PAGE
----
European industries face a new risk to their share of free carbon allowances as France seeks to ensure that after 2020 the handouts are made conditional on carbon pricing outside the bloc.
The European Commission’s post-2020 EU ETS review proposes to keep free EUA allocations for industry up to 2030, albeit with the amount decreasing annually.
But France wants the proposal to take into account the development of carbon pricing in the rest of the world, which could cut the subsidies to reflect the lower risk of carbon leakage as more countries put a price on their emissions.
France’s idea, heard at a seminar hosted by the Centre for European Policy Studies (CEPS) last week, could pile billions of euros of additional costs on big emitting EU industries as they are forced to pay for their allowances.
France is open as to how this could be done, said one participant at the CEPS event, which was held under the Chatham House Rule, where the source of shared information is not attributed in an effort to stimulate debate.
“The ETS should be prepared for domestic consequences on carbon leakage measures – [this could] to some extent lessen them,” the participant added.
Any amendments would need to be agreed by a majority of member states and the EU Parliament in a process expected to take at least a year. Talks are at an early stage, with most member states, lawmakers and lobbyists yet to take firm positions.
But as hosts of next month’s UN climate summit, France has put forward some of the most ambitious suggested changes, including raising the prospect of eventually deepening the 2030 emission target and including cement importers in the bloc’s carbon market.
Including a provision to factor in foreign actions addresses a gap in the Commission proposal, a plan that was based on the guidance laid down by all EU leaders at the European Council in Oct. 2014.
While setting an overall 2030 emissions reduction target, the leaders agreed that “free allocation will not expire”, but said the so-called carbon leakage protection measures would only continue “as long as no comparable efforts are undertaken in other major economies.”
As it stands, the Commission proposal offers no way to assess if such comparable efforts are in place.
Since it began in 2005, the EU ETS law was written according to the bloc’s ‘polluter pays’ principle for environmental protection, with free allocations only intended to be provided as a transitional measure to guard against carbon leakage.
Progresss has been slow among other emitters, but jurisdictions with emissions trading systems now account for 40% of global GDP, a ratio expected to increase to reflect post-2020 commitments under a global climate pact to bind all nations and due to be signed in Paris next month.
“The more there will be a carbon price in our competitive economies, the less we will see carbon leakage becoming an issue,” said Wendel Trio, director of green group coalition CAN Europe.
He was speaking at Politico’s EnergyVisions event on carbon leakage last week, where several industry representatives outlined the ongoing risk of investment draining from Europe to places with looser environmental policies.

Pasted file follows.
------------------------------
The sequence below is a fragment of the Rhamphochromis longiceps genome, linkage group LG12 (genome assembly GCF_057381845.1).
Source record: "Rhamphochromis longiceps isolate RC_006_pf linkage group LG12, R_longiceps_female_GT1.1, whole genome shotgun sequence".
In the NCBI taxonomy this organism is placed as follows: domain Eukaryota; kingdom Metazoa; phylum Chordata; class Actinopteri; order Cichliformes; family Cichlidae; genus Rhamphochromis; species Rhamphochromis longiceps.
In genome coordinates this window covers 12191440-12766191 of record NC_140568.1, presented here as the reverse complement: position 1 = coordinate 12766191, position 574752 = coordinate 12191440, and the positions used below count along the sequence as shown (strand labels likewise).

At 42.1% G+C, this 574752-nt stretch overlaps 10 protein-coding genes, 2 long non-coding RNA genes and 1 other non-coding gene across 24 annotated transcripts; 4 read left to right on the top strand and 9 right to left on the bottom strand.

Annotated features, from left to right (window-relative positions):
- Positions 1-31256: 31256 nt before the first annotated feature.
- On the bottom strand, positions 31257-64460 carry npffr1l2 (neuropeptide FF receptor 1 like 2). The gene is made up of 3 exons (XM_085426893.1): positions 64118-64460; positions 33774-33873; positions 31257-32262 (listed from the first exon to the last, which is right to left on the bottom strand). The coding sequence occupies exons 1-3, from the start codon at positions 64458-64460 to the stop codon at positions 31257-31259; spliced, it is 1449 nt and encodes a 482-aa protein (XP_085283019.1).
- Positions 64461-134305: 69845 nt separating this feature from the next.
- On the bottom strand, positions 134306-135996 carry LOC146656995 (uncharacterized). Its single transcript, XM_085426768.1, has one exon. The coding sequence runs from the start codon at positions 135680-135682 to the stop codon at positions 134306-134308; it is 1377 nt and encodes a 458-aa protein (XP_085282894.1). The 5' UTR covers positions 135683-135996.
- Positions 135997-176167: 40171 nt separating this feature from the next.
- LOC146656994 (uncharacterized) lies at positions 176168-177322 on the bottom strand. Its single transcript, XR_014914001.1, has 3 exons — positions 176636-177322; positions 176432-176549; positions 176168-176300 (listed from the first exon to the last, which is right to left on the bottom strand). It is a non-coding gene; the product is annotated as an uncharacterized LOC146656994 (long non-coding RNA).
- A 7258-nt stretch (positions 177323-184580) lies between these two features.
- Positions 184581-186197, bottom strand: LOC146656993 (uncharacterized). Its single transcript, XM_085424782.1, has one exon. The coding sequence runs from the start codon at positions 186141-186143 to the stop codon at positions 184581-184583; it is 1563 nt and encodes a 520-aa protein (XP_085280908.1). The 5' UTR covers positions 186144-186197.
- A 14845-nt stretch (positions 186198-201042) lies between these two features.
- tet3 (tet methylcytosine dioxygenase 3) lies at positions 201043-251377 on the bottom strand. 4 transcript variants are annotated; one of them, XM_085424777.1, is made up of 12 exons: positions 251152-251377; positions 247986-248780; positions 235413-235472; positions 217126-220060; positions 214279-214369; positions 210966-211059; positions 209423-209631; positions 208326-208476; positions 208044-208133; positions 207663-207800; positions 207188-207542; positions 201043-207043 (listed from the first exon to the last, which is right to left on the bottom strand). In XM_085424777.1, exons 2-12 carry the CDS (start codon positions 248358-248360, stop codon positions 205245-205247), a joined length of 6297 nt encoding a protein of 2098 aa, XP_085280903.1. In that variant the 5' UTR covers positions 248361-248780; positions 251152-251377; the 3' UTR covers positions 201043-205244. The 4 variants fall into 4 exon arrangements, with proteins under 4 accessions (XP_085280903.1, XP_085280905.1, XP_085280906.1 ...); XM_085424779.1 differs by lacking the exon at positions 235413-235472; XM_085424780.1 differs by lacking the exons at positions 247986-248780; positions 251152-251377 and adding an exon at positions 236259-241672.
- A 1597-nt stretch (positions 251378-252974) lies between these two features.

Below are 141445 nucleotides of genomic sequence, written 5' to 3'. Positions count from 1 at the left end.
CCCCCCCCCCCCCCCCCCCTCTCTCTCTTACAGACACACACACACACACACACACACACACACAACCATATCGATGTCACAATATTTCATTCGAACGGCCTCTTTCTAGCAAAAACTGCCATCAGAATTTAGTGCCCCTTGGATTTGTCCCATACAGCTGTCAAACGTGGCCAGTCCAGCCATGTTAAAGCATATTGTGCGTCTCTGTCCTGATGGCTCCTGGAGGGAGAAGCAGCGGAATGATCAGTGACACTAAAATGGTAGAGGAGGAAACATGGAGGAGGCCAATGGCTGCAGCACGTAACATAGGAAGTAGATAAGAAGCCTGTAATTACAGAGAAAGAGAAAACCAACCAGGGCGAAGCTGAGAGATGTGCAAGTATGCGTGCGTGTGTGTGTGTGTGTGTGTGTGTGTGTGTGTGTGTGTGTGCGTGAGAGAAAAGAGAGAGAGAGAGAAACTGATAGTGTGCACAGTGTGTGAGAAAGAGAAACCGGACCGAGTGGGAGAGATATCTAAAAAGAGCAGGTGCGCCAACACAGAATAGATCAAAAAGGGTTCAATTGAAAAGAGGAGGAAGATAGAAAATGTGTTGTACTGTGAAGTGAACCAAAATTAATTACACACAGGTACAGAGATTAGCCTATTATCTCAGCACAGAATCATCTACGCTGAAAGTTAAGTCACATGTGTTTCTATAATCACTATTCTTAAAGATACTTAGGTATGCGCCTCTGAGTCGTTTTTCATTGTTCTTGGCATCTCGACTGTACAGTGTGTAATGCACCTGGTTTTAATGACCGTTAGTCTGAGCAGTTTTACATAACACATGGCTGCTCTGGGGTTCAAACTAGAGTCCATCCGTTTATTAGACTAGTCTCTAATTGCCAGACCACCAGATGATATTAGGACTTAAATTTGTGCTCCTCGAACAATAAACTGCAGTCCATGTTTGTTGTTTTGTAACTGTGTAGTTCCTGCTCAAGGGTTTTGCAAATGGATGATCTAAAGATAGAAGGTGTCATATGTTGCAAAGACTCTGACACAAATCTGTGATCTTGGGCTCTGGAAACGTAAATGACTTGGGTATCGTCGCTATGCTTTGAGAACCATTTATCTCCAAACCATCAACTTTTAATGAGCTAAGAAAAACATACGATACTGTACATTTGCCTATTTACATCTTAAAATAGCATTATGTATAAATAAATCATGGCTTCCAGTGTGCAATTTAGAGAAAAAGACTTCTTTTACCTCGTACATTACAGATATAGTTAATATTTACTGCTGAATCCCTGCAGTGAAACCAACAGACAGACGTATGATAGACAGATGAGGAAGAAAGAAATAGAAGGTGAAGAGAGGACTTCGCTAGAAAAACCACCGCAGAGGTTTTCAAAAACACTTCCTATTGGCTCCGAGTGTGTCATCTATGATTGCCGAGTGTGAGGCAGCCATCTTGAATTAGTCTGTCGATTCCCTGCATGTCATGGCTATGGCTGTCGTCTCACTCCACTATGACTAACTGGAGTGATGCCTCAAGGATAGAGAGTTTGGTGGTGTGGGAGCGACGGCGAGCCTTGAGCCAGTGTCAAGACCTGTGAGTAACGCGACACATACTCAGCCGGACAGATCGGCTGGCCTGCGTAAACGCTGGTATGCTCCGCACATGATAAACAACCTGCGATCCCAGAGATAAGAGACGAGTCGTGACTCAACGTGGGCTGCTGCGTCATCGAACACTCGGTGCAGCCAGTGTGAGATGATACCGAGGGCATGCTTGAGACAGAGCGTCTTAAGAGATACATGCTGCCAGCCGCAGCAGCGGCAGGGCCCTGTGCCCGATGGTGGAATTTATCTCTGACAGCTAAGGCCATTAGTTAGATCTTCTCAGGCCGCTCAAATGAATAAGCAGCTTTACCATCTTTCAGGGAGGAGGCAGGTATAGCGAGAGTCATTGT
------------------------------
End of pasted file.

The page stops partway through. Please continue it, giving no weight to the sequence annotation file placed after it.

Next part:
Despite the proliferation of new carbon pricing initiatives, jurisdictions have followed the EU in giving generous free allowances to industry, damping the incentive for them to invest in carbon-cutting technologies.
This has led economists to urge all major economies to cooperate to strengthen their policies to overcome competitive concerns.
At the EnergyVisions event, Karl Buttiens, head of environment and global CO2 strategy at steelmaker ArcelorMittal, said his firm would continue to seek a 100% free EUA allocation despite appearing to recognise a need to take foreign pricing initiatives into account.
“Even if we say there are many more countries in the world that have carbon regulations, it is not sufficient to have carbon regulations. You have to see how severe the carbon regulation is, and [if the] burden [is] comparable,” he said.
Last year was the first time in the 10-year history of the EU ETS that ArcelorMittal has not been the recipient of the largest annual EUA surplus, pushed into second place but still receiving 6 million more free units than it needed to cover its 2014 emissions of 54 million tonnes, according to Carbon Market Data.
The steelmaker has booked €440 million in windfall profits over 2010-2014 by selling its surplus units, according to its annual financial reports compiled by environmental campaigners Carbon Market Watch.
“I will not deny the figure but you have to realise there will be nothing of the surplus left by 2020,” said Buttiens.
“In 2021, we will pay more in one year than we earned in 10 years of surplus credits,” he added, referring to the Commission’s proposal, which seeks to scale back the overall free allocation while enacting reforms to boost carbon prices.
This, however, could lead to a potentially significant decrease in government auction revenues from current levels.
The market value of the free allocations in Phase 4 (2021-2030) will be around €160 billion, compared to roughly €50 billion in Phase 3 (2013-2020), the Commission has estimated.
By Ben Garside – firstname.lastname@example.org